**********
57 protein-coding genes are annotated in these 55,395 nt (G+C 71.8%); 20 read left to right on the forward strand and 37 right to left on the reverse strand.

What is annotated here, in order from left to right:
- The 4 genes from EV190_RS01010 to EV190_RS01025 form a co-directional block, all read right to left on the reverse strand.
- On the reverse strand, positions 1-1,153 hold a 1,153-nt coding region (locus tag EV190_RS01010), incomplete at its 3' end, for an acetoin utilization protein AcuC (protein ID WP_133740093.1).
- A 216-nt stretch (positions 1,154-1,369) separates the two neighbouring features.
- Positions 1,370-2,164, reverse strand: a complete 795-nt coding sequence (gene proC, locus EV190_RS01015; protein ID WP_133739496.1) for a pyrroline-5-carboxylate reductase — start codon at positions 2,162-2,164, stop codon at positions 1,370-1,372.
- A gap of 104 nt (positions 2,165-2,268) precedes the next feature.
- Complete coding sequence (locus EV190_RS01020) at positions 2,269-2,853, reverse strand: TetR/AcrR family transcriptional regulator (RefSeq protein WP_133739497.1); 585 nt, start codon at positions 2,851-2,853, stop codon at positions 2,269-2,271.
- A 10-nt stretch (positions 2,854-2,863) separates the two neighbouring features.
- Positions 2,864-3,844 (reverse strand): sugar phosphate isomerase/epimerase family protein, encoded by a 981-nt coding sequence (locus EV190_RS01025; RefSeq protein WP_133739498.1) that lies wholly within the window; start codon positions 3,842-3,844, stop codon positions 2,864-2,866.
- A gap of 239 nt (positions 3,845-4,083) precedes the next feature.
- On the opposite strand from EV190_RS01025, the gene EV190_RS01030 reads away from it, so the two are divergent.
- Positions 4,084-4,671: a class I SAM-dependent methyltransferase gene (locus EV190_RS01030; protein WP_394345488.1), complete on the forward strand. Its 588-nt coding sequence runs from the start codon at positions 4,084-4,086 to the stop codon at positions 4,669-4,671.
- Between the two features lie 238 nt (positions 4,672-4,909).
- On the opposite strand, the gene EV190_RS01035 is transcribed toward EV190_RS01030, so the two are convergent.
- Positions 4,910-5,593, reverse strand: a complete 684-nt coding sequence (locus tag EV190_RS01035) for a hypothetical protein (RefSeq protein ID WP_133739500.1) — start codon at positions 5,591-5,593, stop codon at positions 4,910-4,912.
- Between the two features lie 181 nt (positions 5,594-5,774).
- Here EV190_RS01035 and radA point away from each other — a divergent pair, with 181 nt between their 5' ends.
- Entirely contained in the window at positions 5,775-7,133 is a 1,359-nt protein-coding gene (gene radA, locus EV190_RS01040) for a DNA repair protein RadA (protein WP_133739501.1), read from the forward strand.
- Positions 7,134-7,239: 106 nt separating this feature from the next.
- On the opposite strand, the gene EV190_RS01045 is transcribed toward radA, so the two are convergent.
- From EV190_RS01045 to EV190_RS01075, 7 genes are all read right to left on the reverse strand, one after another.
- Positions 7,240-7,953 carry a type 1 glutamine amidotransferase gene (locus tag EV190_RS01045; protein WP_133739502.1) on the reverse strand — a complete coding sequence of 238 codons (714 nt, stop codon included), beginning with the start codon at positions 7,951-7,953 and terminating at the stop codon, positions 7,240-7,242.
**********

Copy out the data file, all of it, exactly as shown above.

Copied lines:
57 protein-coding genes are annotated in these 55,395 nt (G+C 71.8%); 20 read left to right on the forward strand and 37 right to left on the reverse strand.

What is annotated here, in order from left to right:
- The 4 genes from EV190_RS01010 to EV190_RS01025 form a co-directional block, all read right to left on the reverse strand.
- On the reverse strand, positions 1-1,153 hold a 1,153-nt coding region (locus tag EV190_RS01010), incomplete at its 3' end, for an acetoin utilization protein AcuC (protein ID WP_133740093.1).
- A 216-nt stretch (positions 1,154-1,369) separates the two neighbouring features.
- Positions 1,370-2,164, reverse strand: a complete 795-nt coding sequence (gene proC, locus EV190_RS01015; protein ID WP_133739496.1) for a pyrroline-5-carboxylate reductase — start codon at positions 2,162-2,164, stop codon at positions 1,370-1,372.
- A gap of 104 nt (positions 2,165-2,268) precedes the next feature.
- Complete coding sequence (locus EV190_RS01020) at positions 2,269-2,853, reverse strand: TetR/AcrR family transcriptional regulator (RefSeq protein WP_133739497.1); 585 nt, start codon at positions 2,851-2,853, stop codon at positions 2,269-2,271.
- A 10-nt stretch (positions 2,854-2,863) separates the two neighbouring features.
- Positions 2,864-3,844 (reverse strand): sugar phosphate isomerase/epimerase family protein, encoded by a 981-nt coding sequence (locus EV190_RS01025; RefSeq protein WP_133739498.1) that lies wholly within the window; start codon positions 3,842-3,844, stop codon positions 2,864-2,866.
- A gap of 239 nt (positions 3,845-4,083) precedes the next feature.
- On the opposite strand from EV190_RS01025, the gene EV190_RS01030 reads away from it, so the two are divergent.
- Positions 4,084-4,671: a class I SAM-dependent methyltransferase gene (locus EV190_RS01030; protein WP_394345488.1), complete on the forward strand. Its 588-nt coding sequence runs from the start codon at positions 4,084-4,086 to the stop codon at positions 4,669-4,671.
- Between the two features lie 238 nt (positions 4,672-4,909).
- On the opposite strand, the gene EV190_RS01035 is transcribed toward EV190_RS01030, so the two are convergent.
- Positions 4,910-5,593, reverse strand: a complete 684-nt coding sequence (locus tag EV190_RS01035) for a hypothetical protein (RefSeq protein ID WP_133739500.1) — start codon at positions 5,591-5,593, stop codon at positions 4,910-4,912.
- Between the two features lie 181 nt (positions 5,594-5,774).
- Here EV190_RS01035 and radA point away from each other — a divergent pair, with 181 nt between their 5' ends.
- Entirely contained in the window at positions 5,775-7,133 is a 1,359-nt protein-coding gene (gene radA, locus EV190_RS01040) for a DNA repair protein RadA (protein WP_133739501.1), read from the forward strand.
- Positions 7,134-7,239: 106 nt separating this feature from the next.
- On the opposite strand, the gene EV190_RS01045 is transcribed toward radA, so the two are convergent.
- From EV190_RS01045 to EV190_RS01075, 7 genes are all read right to left on the reverse strand, one after another.
- Positions 7,240-7,953 carry a type 1 glutamine amidotransferase gene (locus tag EV190_RS01045; protein WP_133739502.1) on the reverse strand — a complete coding sequence of 238 codons (714 nt, stop codon included), beginning with the start codon at positions 7,951-7,953 and terminating at the stop codon, positions 7,240-7,242.